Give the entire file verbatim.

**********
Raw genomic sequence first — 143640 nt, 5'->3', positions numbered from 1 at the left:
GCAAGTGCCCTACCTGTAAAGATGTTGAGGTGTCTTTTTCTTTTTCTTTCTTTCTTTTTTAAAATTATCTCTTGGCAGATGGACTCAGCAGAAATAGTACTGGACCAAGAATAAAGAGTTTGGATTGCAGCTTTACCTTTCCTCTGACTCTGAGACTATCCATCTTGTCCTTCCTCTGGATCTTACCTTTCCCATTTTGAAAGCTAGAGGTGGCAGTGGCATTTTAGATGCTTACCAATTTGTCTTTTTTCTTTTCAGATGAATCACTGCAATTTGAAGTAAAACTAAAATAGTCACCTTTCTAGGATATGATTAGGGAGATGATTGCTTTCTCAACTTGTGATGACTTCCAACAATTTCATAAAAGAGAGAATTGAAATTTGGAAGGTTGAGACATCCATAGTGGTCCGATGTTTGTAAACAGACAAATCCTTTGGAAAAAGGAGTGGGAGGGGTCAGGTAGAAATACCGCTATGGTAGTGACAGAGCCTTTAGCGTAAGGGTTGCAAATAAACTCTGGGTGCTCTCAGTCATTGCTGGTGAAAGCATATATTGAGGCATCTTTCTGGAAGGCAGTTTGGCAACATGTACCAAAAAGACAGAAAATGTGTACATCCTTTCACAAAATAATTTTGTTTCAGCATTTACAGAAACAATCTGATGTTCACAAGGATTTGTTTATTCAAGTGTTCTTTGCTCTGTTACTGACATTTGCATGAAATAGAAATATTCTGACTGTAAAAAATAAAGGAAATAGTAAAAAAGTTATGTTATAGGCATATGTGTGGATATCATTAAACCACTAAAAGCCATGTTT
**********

Raw genomic sequence first — 143640 nt, 5'->3', positions numbered from 1 at the left:
GCAAGTGCCCTACCTGTAAAGATGTTGAGGTGTCTTTTTCTTTTTCTTTCTTTCTTTTTTAAAATTATCTCTTGGCAGATGGACTCAGCAGAAATAGTACTGGACCAAGAATAAAGAGTTTGGATTGCAGCTTTACCTTTCCTCTGACTCTGAGACTATCCATCTTGTCCTTCCTCTGGATCTTACCTTTCCCATTTTGAAAGCTAGAGGTGGCAGTGGCATTTTAGATGCTTACCAATTTGTCTTTTTTCTTTTCAGATGAATCACTGCAATTTGAAGTAAAACTAAAATAGTCACCTTTCTAGGATATGATTAGGGAGATGATTGCTTTCTCAACTTGTGATGACTTCCAACAATTTCATAAAAGAGAGAATTGAAATTTGGAAGGTTGAGACATCCATAGTGGTCCGATGTTTGTAAACAGACAAATCCTTTGGAAAAAGGAGTGGGAGGGGTCAGGTAGAAATACCGCTATGGTAGTGACAGAGCCTTTAGCGTAAGGGTTGCAAATAAACTCTGGGTGCTCTCAGTCATTGCTGGTGAAAGCATATATTGAGGCATCTTTCTGGAAGGCAGTTTGGCAACATGTACCAAAAAGACAGAAAATGTGTACATCCTTTCACAAAATAATTTTGTTTCAGCATTTACAGAAACAATCTGATGTTCACAAGGATTTGTTTATTCAAGTGTTCTTTGCTCTGTTACTGACATTTGCATGAAATAGAAATATTCTGACTGTAAAAAATAAAGGAAATAGTAAAAAAGTTATGTTATAGGCATATGTGTGGATATCATTAAACCACTAAAAGCCATGTTT